Professional development (PD) resources can be powerful for teachers to improve their craft. But in many schools, PD still takes the form of undifferentiated, stale workshops with little accountability or follow-up for implementation. Decades of scholarly literature has shown that this method doesn’t change practices or benefit students – but despite loud critiques from educators and researchers, PD for teachers has been slow to evolve. That might be because revitalizing PD seems difficult: workshops are low-cost and often low-effort, and administrators may be hard-pressed to find resources to do better, like funding or trusted PD providers.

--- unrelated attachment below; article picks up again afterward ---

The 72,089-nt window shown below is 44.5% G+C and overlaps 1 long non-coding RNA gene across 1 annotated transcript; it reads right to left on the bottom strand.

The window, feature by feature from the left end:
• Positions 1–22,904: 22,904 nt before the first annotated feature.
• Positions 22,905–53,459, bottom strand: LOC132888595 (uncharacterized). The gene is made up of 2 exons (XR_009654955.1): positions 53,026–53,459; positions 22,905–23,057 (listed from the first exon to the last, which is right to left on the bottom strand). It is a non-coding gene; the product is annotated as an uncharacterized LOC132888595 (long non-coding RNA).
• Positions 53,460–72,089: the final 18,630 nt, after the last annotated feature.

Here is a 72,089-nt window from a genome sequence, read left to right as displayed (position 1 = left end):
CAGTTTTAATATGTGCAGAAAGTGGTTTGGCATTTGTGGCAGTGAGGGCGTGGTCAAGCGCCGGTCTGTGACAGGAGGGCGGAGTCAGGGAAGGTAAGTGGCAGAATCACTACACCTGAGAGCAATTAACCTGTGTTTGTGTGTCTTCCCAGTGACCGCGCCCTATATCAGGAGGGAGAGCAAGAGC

This infographic visualizes some common pitfalls, as well as how to avoid them.